Taking a bite out of crime

By Pfc. Abel Trevino
28th Public Affairs Detachment

LOGISTICS SUPPORT AREA ANACONDA, Balad, Iraq — "I love K-9. This is my calling," said Sgt. Carlos Aviles, a K-9 military policeman with the 95th Military Police Battalion. "There's nothing I'd rather do than work with dogs."

By placing themselves on the cusp of life and death situations, Aviles and the other K-9 handlers are securing LSA Anaconda from explosives and contraband, with the possibility of a car bomb detonating as they search a car. Securing the post by finding explosives is the primary mission of the K-9 unit.

"[My dog and I] go find explosives when there is a bomb threat," he said. "The dogs can find C-4, TNT, dynamite and other explosives. That's just our job."

When explosives are found, Explosive Ordnance Disposal is contacted to handle the dangerous materials from that point.

Sonya is Aviles' explosive-sniffing dog. She is a purebred 9-year-old Belgian Malinois. The pair were stationed in Vicenza, Italy, for the last year and a half.

Since arriving here almost six months ago, he's lived and worked with Sonya.

"On our off time, we watch movies [together] and play rough," said Aviles. "A majority of our time is [dedicated to] training," Aviles said. "I train her to fight for herself, I try to train all dogs that way."

Commands range from simple control commands such as sit and heel to attack commands.

"She's friendly, but if I tell her to bite, she'll bite," Aviles said.

Sonya, like all military working dogs, was trained with a system of incentives. When she reacts properly and finds explosives, she is rewarded, usually with her ball or another treat, Aviles said. There are plenty of opportunities for Sonya to get rewarded.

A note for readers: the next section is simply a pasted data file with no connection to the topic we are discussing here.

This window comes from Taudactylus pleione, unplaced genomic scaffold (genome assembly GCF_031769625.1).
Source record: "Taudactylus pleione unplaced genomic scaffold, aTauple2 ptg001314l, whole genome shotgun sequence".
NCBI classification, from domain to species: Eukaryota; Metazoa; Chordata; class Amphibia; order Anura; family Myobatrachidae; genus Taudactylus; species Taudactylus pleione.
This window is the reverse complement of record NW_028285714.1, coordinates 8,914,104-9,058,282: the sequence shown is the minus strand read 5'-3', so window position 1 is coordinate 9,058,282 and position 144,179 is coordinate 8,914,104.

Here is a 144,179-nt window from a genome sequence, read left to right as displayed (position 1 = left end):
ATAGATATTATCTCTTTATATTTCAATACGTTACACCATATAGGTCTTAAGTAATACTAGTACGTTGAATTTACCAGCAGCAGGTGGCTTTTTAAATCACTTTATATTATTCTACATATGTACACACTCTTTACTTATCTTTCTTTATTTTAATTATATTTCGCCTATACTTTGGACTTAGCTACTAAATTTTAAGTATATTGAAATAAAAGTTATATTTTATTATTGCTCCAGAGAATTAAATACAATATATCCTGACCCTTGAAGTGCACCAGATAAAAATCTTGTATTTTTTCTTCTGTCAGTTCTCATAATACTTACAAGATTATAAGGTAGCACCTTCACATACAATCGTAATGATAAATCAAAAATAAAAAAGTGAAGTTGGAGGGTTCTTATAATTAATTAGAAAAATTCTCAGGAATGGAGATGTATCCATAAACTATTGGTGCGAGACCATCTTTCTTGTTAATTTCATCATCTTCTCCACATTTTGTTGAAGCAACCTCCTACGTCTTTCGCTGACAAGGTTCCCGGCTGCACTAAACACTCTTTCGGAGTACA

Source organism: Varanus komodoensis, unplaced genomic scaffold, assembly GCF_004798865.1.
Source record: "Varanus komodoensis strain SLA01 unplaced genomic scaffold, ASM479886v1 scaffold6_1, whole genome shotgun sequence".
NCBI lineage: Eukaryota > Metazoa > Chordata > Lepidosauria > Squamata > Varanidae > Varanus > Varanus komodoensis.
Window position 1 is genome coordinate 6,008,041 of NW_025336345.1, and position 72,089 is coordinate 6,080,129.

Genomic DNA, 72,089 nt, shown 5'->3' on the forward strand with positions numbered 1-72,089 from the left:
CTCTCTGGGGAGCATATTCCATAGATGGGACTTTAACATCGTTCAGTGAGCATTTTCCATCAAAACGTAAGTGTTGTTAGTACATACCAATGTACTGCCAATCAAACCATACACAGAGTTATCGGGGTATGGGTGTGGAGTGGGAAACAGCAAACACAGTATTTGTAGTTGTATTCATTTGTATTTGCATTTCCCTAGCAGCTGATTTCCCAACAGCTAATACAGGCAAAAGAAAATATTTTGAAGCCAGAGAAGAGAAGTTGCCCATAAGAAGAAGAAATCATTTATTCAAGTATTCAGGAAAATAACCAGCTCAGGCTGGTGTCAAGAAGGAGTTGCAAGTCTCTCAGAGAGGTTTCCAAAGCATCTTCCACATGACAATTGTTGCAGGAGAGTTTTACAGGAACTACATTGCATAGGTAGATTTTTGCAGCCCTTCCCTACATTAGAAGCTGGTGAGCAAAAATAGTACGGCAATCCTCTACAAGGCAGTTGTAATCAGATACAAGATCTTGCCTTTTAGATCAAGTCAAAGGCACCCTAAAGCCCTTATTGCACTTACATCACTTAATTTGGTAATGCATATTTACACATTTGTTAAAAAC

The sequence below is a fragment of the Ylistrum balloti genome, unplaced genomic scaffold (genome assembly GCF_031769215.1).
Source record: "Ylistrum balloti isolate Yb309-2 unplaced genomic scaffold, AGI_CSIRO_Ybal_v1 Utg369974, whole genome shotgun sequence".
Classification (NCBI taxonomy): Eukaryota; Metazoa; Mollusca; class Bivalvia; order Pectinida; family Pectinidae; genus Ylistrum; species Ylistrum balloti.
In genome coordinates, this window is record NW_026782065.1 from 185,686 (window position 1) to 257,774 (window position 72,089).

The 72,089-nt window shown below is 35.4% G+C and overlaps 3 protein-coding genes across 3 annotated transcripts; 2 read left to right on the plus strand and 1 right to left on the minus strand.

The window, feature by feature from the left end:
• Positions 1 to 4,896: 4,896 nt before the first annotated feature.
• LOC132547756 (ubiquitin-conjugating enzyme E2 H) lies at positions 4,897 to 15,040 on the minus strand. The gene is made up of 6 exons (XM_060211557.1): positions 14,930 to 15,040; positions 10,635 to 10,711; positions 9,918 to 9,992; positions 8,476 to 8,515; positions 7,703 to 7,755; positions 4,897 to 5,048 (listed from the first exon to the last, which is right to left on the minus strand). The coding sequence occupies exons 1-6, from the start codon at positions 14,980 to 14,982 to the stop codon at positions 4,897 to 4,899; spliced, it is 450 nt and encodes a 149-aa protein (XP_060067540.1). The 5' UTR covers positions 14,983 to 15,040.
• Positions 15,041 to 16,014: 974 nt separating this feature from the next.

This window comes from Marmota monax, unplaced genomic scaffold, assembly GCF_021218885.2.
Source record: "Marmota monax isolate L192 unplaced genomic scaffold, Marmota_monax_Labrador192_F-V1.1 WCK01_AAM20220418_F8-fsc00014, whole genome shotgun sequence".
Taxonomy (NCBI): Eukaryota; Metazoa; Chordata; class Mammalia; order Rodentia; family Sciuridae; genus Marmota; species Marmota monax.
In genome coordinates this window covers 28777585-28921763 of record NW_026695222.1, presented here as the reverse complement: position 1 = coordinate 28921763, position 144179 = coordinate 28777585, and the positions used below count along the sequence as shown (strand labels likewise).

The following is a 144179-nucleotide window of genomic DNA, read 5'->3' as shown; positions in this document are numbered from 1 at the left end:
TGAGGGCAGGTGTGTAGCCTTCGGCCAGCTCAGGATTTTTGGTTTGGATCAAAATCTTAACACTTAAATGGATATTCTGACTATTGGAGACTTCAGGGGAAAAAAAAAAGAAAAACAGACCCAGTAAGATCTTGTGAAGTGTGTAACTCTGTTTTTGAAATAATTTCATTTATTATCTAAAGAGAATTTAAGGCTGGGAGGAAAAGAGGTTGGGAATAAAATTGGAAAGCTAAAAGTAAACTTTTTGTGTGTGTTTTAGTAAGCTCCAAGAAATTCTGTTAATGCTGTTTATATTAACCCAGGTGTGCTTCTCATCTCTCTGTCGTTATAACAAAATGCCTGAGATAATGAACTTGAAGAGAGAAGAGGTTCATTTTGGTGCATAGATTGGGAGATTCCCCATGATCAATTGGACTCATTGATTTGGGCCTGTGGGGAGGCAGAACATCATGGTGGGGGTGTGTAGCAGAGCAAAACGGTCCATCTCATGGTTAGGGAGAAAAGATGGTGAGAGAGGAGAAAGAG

"We try to go [to the gates] every day," Aviles said. "Or whenever they call us for suspicious vehicles."

If they're not working the gates, then they are training to work the gates.

Things were not always so close between Aviles and Sonya.

"Dogs have their own personalities and [for the first three months together] we didn't kick it off so well," said Aviles.

Despite their closeness, Aviles does not consider Sonya a best friend or pet since he will only be partnered with her while stationed at Vicenza.

"The dog is a Soldier," Aviles said. "I don't consider my dog my best friend, I consider her more of a partner than anything else. There is a certain time when I'm going to leave her and another handler is going to pick her up . Every time you [change duty stations], you get a new dog."

Aviles has a passion for his job of training and working with the dogs.

Editor's Note: Pfc. Trevino is assigned to the 28th Public Affairs Detachment from Fort Lewis, Wash. He is currently deployed to Iraq in support of the 13th Corps Support Command at LSA Anaconda.


news photo
Sgt. Carlos Aviles and dog Sonya

news photo
Sgt. Carlos Aviles and dog Sonya